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Mauna Loa update: unrest continues, but the outcome is uncertain...
September 14, 2017

Mauna Loa update: unrest continues, but the outcome is uncertain

Aerial view of Mauna Loa erupting on the morning of March 25, 1984, the first day of the volcano's most recent eruption. The lava flow was advancing southeast, toward Kīlauea, from fissure vents at an elevation of about 11,200 feet on Mauna Loa's Northeast Rift Zone. Moku‘āweoweo, Mauna Loa's summit caldera, is visible at top left.

Mauna Loa update: unrest continues, but the outcome is uncertain...
September 14, 2017

Mauna Loa update: unrest continues, but the outcome is uncertain

A USGS Hawaiian Volcano Observatory geologist monitored the advance of an ‘A‘ā lava flow on April 6 during the 1984 Mauna Loa eruption. This flow was about 4 m (13 ft) high and advancing at a rate of 50 m (55 yards) per hour. Lava reached within 6 km (4 mi) of Hilo city limits before the 22-day-long eruption ended on April 15.

Creative engineering helps HVO monitor Mauna Loa Volcano...
August 24, 2017

Creative engineering helps HVO monitor Mauna Loa Volcano

USGS Hawaiian Volcano Observatory field engineers begin the process of lowering a tiltmeter into a deep borehole on the west flank of Mauna Loa. The installation is guided by a custom-built apparatus that includes a 3-D printed jig. This tiltmeter will help monitor the currently elevated activity of Mauna Loa Volcano. USGS photo.

A beautiful sunset over Mauna Loa (in distance at left) provided a ...
July 21, 2017

A beautiful sunset over Mauna Loa (in distance at left) provided a ...

A beautiful sunset over Mauna Loa (in distance at left) provided a backdrop to the lava lake within Halema‘uma‘u. HVO and Jaggar Museum are on the horizon near the center of the panorama.

New map reveals geologic history of Mauna Loa Volcano's northeast f...
July 13, 2017

New map reveals geologic history: Mauna Loa Volcano's NE flank

"Geologic map of the northeast flank of Mauna Loa volcano, Island of Hawai‘i," published by the U.S. Geological Survey in May 2017, shows the distribution of lava flows and other deposits covering an area from Pu‘u‘Ula‘ula ("Red Hill") on the southwest to Hilo on the northeast. Ages of the geologic units are indicated by color: reds and oranges are younger, blues and

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Tracking the latest moves of Kīlauea and Mauna Loa...
June 1, 2017

Tracking the latest moves of Kīlauea and Mauna Loa

Interferometric Synthetic Aperture Radar (InSAR) images of Kīlauea (left) and Mauna Loa (right) spanning the past several years. Concentric patterns of colored fringes indicate magma accumulation centered near the summit calderas of both volcanoes. InSAR is one of several techniques used by the USGS Hawaiian Volcano Observatory to track deformation of active Hawaiian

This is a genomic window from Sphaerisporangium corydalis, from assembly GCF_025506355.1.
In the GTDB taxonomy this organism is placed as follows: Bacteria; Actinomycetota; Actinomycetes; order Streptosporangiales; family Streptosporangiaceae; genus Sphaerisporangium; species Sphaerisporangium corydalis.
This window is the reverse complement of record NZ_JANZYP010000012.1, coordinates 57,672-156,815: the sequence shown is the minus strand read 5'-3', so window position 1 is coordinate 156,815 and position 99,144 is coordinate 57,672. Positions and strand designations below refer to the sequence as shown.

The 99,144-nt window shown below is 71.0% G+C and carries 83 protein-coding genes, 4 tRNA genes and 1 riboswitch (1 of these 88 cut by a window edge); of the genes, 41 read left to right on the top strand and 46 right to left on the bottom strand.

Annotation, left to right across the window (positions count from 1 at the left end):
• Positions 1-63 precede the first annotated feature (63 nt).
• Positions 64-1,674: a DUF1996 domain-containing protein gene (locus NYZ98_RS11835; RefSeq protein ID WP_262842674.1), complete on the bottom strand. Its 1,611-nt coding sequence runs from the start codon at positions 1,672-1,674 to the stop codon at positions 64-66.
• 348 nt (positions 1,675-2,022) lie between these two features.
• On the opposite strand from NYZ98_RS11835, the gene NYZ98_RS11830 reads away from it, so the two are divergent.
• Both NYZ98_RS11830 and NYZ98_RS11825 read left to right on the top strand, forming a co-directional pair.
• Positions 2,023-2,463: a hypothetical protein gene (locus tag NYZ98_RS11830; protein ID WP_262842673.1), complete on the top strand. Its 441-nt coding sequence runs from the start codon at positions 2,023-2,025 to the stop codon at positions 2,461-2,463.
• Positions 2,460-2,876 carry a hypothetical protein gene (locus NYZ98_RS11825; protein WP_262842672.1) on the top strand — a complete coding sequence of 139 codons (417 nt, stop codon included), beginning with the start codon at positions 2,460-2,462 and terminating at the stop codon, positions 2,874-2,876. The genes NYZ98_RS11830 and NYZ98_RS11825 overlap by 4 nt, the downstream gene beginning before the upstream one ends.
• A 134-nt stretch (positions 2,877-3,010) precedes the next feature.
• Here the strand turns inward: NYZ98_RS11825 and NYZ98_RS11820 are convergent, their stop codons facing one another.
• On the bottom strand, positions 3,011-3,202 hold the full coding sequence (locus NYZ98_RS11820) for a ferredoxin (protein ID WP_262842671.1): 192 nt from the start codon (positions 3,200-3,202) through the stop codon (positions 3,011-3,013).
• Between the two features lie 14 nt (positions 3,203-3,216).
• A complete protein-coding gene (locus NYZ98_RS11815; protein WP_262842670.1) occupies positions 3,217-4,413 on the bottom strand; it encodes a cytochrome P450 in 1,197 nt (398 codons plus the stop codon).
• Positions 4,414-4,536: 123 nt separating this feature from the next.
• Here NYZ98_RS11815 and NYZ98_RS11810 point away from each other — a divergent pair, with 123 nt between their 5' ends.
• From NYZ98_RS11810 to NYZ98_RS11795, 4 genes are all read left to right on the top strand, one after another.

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A clear day provided a stunning view of Mauna Loa's summit...
May 10, 2017

A clear day provided a stunning view of Mauna Loa's summit

USGS scientists hiked to the summit of Mauna Loa, where they checked on HVO's monitoring instruments and realigned an antenna that allows webcam images of the volcano's summit caldera (shown in this panoramic image) to be posted on the HVO website. Unfortunately, the "Moku‘āweoweo Caldera Multi-Frame" webcam could not be repaired during this summit trek, but the issue

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Lava Inundation Zones Identified for Mauna Loa...
March 3, 2017

Lava Inundation Zones Identified for Mauna Loa

Inundation zones shown on map sheets as numbered colored boxes.

panoramic view of the 1935 Humu‘ula flow
January 1, 2017

panoramic view of the 1935 Humu‘ula flow

This panoramic view of the 1935 Humu‘ula flow (black lava) on both sides of the Daniel K. Inouye Highway, which runs east to west in the saddle between Mauna Loa (snow-capped shield volcano at far left) and Mauna Kea (distant right), was taken from the top of Pu‘uhuluhulu. View is to the northwest. The top of Hualālai is visible in far distance (center).

Seabirds struggle for survival on Mauna Loa...
November 17, 2016

Seabirds struggle for survival on Mauna Loa

A young 'ua'u exercises its wings in preparation for its first flight directly out to sea. The 'ua'u, or Hawaiian petrel, is a federally endangered native seabird that nests at high elevations on Mauna Loa volcano. For more information, please visit the Hawai‘i Volcanoes National Park website: https://www.nps.gov/havo

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Jaggar's prediction comes true—the 1935 eruption of Mauna Loa...
September 8, 2016

Jaggar's prediction comes true—the 1935 eruption of Mauna Loa

This photo, taken by Thomas Jaggar on December 21 during the1935 Mauna Loa eruption, shows the Humuula pāhoehoe flow ponding and slowly expanding eastward. The image looks east-southeast toward Pu‘uhuluhulu from the southernmost Omaokoili cinder cone in the vicinity of today's Saddle Road and Mauna Kea Access Road juncture. USGS photo.